PEI

This hydroponic P.E.I. greenhouse sells lettuce year-round, roots and all

A greenhouse in eastern P.E.I. is providing fresh lettuces and herbs to restaurants and farm markets year-round, without a speck of soil in sight.

'We use up to 90 per cent less water than traditional farming for lettuce'

'We can actually keep the plants uptaking water and nutrients while they sit in refrigeration at the restaurant,' says Dave Mitchell co-owner at Pure Island Produce. (Pat Martel/CBC)

A greenhouse in eastern P.E.I. is providing fresh lettuce and herbs to restaurants and farm markets year-round, without a speck of soil in sight.

Pure Island Produce in Elliotvale, about 30 kilometres east of Charlottetown, is one of the province's only commercial hydroponic greenhouses selling fresh produce every day — even in the dead of winter.

We can actually keep the plants uptaking water and nutrients while they sit in refrigeration at the restaurant.— Dave Mitchell

"Feels like summer in here 365 days of the year," said co-owner Dave Mitchell, adding that it is especially welcoming on frosty mornings.

"On a cold, windy winter day, walking through those doors, getting the natural sunlight and feeling 18-degree weather in a T-shirt, there's nothing like it."

The greenhouse grows everything from different lettuces to arugula, basil, mustards and chives — even a Chinese kale grown exclusively for one customer.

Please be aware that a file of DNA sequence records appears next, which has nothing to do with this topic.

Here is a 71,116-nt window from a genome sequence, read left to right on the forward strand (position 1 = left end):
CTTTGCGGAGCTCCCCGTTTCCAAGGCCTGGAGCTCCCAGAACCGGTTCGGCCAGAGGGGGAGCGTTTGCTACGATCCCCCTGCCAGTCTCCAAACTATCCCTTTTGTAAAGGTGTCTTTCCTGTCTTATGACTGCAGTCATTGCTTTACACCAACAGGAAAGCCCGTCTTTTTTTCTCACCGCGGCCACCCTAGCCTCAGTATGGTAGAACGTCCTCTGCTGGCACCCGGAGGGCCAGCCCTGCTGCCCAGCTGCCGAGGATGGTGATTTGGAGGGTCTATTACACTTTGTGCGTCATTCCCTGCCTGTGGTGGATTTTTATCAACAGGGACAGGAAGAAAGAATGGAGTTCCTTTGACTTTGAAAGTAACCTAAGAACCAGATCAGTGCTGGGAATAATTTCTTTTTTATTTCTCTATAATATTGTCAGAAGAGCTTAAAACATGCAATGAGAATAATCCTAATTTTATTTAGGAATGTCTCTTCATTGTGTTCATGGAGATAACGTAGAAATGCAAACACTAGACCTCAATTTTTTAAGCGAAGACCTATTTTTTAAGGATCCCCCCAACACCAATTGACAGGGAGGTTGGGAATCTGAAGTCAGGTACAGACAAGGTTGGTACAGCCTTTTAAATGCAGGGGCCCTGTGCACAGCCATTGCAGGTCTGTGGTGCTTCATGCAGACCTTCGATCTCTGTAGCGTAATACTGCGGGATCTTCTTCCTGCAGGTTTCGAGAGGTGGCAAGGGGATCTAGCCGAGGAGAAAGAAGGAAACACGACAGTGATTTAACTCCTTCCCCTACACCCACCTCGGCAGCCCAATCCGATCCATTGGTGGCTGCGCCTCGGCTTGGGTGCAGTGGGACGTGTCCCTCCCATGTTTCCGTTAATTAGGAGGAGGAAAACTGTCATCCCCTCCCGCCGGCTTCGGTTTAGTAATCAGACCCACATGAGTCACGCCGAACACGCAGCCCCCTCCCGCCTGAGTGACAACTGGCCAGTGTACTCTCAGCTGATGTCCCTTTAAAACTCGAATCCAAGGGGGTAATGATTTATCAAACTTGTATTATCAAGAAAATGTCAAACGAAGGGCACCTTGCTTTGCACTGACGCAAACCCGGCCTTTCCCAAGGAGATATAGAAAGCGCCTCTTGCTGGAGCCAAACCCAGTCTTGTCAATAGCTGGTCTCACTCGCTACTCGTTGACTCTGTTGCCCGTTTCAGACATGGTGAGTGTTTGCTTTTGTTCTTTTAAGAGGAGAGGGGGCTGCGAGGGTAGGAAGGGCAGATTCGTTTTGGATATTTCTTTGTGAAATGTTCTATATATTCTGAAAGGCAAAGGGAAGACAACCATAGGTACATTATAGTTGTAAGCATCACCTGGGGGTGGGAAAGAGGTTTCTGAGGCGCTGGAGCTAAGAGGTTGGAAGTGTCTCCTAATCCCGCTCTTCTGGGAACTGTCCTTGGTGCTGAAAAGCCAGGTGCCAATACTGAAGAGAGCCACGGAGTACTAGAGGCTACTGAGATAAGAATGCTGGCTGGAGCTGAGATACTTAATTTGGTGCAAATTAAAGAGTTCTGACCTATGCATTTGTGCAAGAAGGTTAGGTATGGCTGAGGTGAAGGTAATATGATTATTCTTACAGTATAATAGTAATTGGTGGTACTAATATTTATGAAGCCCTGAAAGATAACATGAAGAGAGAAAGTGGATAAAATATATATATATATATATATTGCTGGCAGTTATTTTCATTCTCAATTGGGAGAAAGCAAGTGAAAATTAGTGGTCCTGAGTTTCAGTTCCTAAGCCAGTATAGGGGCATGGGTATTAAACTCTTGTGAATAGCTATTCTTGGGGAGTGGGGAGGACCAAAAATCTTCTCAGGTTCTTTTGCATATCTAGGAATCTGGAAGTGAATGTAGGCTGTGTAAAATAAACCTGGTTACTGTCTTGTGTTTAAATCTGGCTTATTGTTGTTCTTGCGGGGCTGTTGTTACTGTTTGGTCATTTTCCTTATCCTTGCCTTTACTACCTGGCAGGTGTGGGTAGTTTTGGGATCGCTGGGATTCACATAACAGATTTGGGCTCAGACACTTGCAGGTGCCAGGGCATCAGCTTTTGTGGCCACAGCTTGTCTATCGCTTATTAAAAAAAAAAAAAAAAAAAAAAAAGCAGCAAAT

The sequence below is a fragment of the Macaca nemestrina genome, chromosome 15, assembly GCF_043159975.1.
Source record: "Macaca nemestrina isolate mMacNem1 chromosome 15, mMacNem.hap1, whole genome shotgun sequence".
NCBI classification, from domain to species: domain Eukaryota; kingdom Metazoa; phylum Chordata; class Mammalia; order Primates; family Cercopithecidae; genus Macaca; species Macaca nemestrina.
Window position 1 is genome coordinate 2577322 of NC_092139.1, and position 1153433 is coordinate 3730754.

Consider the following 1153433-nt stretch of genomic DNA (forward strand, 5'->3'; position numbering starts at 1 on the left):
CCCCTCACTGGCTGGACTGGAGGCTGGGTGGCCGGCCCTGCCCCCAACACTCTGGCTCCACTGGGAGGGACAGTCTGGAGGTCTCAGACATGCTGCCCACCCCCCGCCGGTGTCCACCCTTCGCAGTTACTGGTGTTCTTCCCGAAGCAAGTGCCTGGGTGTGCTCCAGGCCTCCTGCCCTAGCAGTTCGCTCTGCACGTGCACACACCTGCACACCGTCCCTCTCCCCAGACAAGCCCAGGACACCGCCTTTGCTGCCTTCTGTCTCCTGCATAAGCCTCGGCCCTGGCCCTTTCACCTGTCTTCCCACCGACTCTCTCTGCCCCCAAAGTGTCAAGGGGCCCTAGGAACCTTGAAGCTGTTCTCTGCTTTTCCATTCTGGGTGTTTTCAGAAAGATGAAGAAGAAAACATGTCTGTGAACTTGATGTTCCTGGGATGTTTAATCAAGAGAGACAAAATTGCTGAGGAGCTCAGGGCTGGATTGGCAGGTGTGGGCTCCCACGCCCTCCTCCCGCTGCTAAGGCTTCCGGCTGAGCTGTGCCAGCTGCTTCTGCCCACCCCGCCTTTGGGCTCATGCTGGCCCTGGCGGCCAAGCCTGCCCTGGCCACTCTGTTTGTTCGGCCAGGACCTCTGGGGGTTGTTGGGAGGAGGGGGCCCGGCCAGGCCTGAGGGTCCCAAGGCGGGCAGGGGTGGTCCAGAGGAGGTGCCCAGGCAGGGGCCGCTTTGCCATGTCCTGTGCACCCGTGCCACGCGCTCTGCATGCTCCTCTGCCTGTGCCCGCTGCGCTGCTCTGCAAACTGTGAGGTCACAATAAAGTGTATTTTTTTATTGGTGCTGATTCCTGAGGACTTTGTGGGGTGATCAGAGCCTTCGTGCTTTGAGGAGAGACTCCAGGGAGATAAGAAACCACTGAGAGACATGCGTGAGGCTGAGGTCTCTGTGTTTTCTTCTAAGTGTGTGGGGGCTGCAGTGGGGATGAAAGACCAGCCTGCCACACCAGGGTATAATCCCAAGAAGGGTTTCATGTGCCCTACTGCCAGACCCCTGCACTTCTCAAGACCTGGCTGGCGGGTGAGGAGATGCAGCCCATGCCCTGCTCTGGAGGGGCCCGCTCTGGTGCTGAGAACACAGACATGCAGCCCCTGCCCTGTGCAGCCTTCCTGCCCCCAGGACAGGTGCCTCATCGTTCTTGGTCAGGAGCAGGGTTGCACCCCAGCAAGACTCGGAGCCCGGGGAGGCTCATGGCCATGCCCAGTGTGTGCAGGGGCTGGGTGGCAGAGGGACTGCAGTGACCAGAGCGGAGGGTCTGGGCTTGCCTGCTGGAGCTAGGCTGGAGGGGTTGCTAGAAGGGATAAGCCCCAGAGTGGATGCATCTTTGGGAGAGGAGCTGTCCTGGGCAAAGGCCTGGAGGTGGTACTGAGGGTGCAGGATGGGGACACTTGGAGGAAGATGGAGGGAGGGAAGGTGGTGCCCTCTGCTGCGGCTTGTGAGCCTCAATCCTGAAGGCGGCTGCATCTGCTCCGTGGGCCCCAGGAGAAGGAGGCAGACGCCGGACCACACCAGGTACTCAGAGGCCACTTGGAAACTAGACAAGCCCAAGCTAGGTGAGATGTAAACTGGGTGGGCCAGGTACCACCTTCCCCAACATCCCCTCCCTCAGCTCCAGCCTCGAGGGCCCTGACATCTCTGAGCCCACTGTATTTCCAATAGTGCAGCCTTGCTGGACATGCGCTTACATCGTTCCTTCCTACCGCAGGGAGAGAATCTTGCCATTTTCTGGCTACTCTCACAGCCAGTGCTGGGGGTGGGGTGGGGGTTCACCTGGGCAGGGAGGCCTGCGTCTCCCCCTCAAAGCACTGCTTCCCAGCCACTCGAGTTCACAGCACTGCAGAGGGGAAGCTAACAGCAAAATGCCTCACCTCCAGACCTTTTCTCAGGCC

'Feels like summer in here 365 days of the year,' says co-owner Dave Mitchell, which is especially welcoming on frosty mornings. (Pat Martel/CBC)

There are a handful of other greenhouses on P.E.I. that sell veggies in winter, but their produce is grown in soil. 

The 6,000 plants sitting in containers there are nourished by fresh well water that constantly circulates through irrigation channels.

'We use up to 90 per cent less water'

The trickling water carries nutrients and minerals directly to the roots. 

'On a cold, windy winter day, walking through those doors, getting the natural sunlight and feeling 18 degree weather, there's nothing like it,' says Mitchell. (Pat Martel/CBC)

Surprisingly, the 3,000-square-foot greenhouse doesn't use a lot of water when compared to farming in soil.

"We use up to 90 per cent less water than traditional farming for lettuce."

That's because the fresh well water is recycled. "The water that we do lose is just through nutrient uptake into the plants."

After two months, the entire system is flushed out and replaced with fresh water.

Deliver the freshest produce

The plants in the greenhouse grow at different stages, taking about six weeks to go from seed to mature plants ready to sell. 

Pure Island Produce delivers its 'living' lettuces and herbs with the roots intact and in water, giving it a longer shelf life than lettuce grown in soil. (Pat Martel/CBC)

Once ready, the company delivers its "living" lettuces and herbs with the roots intact and in water, giving it a longer shelf life than lettuce grown in soil.

"We can actually keep the plants uptaking water and nutrients while they sit in refrigeration at the restaurant," Mitchell said. 

It's the lettuce that keeps on giving after others have wilted — a big plus for executive chef Mitchell Jackson, who cooks for both the Olde Dublin Pub and Claddagh Oyster House in Charlottetown. 

'Still growing as we're storing it'

Jackson purchases between 20 and 40 pounds a week and said it stays fresh longer than lettuce grown in soil. 

'If it hails in the middle of August, we still get lettuce,' says chef Mitchell Jackson. 'Or if it frosts early like it did this year, we still have lettuce available to us.' (Pat Martel/CBC)

"Absolutely. Soiled-based in the summer months, we could get five days before there's no flavour left," Jackson said. "Where these are still growing as we're storing it."